# Mathematical Visualizations

*This page is a work in progress.*

We are building a research consortium and collaboration around these topics. Physics Foundations Society is a registered association (3066327-8) in Finland. Current research partners include a project in the philosophy of physics at the University of Helsinki and the Cosmological Section of the Czech Astronomical Society, where Suntola is a foreign member.

On this page

## Interactive Mathematical Illustrations of Proposed Cosmological Timescales

Historically, zero-energy universe was studied by Arthur Haas, Richard Tolman, Dennis Sciama, Edward Tryon, Pascual Jordan (see Kragh 2015, p. 8, for some context and mathematical formulation), among others (perhaps Dicke, Dirac; see Kragh 2015b). The principle and its specific mathematical form was also mentioned by Richard Feynman in his Lectures on Gravitation, p. 10 – which is based on notes prepared during a course on gravitational physics that he taught at Caltech during the 1962–63 academic year – closing that section with the comment that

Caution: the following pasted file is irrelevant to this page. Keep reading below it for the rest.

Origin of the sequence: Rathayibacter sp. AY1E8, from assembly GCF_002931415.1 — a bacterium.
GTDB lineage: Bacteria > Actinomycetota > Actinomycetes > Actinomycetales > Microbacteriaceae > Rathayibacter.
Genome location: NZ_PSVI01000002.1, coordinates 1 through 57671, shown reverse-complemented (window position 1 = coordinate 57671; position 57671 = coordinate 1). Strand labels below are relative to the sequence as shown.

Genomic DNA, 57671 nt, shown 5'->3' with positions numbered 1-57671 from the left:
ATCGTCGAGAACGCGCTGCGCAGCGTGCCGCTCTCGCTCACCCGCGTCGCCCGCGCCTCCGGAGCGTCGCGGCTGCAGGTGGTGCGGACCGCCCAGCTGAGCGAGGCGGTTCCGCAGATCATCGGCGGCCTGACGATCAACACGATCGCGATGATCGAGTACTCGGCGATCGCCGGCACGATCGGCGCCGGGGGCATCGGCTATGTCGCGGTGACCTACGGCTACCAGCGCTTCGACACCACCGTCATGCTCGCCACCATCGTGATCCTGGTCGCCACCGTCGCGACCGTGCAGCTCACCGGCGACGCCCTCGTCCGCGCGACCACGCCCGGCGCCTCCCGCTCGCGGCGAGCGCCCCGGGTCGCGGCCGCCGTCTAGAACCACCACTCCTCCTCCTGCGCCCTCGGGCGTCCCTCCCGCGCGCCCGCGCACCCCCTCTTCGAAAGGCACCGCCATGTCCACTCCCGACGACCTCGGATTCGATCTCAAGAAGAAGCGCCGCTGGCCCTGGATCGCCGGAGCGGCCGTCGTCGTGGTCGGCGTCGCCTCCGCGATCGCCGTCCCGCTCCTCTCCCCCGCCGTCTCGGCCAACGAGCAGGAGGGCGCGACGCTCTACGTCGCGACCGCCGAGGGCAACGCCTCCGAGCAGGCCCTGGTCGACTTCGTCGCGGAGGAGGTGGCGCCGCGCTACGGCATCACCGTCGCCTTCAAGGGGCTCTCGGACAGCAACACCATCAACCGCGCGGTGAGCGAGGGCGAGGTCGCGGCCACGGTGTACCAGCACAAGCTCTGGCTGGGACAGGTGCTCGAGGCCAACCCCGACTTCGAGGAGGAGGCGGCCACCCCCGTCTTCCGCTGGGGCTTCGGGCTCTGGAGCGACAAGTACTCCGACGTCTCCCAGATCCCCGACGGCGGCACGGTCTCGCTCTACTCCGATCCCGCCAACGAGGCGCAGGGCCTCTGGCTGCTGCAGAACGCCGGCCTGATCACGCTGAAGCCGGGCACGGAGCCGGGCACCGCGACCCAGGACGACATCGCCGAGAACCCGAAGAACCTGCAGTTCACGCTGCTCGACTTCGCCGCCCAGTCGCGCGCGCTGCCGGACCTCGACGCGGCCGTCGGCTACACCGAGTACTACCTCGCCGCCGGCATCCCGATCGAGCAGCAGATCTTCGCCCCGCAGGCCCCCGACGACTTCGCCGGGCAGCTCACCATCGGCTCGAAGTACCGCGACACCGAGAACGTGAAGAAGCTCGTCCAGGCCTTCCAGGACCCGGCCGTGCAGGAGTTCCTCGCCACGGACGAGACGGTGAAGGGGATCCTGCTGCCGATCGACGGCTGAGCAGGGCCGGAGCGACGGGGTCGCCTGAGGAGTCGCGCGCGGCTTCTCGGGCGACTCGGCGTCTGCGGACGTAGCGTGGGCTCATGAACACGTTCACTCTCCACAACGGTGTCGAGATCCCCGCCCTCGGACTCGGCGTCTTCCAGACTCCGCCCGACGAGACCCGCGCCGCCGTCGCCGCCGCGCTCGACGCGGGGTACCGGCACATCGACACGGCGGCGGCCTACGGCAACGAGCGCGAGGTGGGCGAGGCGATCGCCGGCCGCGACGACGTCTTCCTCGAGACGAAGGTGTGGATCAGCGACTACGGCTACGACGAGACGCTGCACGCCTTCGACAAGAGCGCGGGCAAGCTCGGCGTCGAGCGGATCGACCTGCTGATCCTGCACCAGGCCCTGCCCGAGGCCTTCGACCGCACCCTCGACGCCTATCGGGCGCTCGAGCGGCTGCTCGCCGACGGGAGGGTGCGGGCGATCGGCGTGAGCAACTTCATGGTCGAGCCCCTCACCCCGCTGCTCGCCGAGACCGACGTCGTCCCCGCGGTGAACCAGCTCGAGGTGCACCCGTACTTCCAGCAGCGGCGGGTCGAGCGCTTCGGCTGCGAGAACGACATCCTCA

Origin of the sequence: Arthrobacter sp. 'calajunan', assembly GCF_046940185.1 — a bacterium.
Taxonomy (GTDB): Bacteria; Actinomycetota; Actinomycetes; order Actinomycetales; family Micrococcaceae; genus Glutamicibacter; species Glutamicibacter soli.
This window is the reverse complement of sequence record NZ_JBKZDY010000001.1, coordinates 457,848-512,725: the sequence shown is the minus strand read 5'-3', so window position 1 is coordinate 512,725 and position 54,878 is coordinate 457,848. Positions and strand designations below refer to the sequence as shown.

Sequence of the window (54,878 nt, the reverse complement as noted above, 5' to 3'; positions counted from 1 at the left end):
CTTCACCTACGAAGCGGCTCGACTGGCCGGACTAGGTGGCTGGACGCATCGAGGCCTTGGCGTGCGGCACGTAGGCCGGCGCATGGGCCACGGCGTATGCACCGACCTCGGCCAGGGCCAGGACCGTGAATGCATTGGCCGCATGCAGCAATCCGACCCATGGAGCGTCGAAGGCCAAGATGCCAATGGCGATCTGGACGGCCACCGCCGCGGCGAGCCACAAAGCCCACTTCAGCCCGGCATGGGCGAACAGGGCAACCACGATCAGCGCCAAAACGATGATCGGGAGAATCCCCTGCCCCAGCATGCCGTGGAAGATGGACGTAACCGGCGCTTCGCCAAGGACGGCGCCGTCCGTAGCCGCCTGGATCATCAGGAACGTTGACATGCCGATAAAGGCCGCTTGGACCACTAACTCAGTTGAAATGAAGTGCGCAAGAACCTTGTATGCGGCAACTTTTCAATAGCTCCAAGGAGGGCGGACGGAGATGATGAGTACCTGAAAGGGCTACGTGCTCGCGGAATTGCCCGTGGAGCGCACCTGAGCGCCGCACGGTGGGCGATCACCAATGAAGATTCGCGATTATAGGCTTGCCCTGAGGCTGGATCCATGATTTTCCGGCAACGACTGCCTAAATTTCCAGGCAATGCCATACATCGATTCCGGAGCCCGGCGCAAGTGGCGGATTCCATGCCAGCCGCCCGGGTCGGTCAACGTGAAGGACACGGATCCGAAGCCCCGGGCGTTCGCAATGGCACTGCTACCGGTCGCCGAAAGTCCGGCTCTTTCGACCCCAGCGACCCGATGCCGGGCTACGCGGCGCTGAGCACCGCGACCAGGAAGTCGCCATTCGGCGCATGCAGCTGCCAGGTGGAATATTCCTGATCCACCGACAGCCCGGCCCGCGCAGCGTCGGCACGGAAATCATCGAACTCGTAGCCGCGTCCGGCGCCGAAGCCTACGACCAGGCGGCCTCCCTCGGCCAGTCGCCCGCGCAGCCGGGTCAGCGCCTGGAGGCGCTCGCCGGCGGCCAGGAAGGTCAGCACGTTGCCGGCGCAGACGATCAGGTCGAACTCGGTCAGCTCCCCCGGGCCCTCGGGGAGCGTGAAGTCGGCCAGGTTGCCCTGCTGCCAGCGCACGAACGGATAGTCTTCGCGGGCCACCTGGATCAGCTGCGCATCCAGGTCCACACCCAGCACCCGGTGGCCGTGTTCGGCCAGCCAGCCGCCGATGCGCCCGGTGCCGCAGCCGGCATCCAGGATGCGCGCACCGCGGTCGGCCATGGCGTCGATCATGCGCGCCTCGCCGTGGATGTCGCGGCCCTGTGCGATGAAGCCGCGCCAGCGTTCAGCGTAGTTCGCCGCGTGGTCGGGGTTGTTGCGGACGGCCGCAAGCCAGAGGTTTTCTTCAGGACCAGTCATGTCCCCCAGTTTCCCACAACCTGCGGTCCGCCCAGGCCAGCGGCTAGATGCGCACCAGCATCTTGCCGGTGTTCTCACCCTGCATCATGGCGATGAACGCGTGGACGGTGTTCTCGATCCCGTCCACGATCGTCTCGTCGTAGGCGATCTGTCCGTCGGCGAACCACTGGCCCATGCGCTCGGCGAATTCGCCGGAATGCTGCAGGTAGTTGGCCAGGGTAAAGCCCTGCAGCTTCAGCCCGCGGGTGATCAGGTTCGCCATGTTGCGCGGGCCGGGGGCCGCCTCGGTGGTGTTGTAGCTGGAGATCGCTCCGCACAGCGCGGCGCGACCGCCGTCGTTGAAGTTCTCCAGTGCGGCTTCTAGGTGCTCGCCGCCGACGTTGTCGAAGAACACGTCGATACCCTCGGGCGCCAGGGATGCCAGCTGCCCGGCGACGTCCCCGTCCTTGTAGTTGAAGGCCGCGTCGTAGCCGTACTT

All of these speculations [described here] on possible connections between the size of the universe, the number of particles, and gravitation, are not original [by me] but have been made in the past by many other people. These speculators are generally of one of two types, either very serious mathematical players who construct mathematical cosmological models, or rather joking types who point out amusing numerical curiosities with a wishful hope that it might all make sense some day.

The following interactive illustrations are based on a novel interpretation of the zero-energy principle – leading naturally to bouncing cosmologies (see also 1,2,3) and to serious rethinking of the common usage of SI units, especially the second, the metre and the kilogram, along with the various derived units – and its application to physical theory development by Tuomo Suntola as documented in his work The Dynamic Universe (2018).

Assuming that the energies of matter and gravitation are in balance in a finite universe, reminescent of an action principle and analytical mechanics,

which we refine to a differential equation by defining

the following relations hold (see 1,2,3,4,5,6,7,8).

*M*= 1.758×10

^{53}kg (corresponding to a current mass density of around 4 or 5 ×10

^{–27}kg/m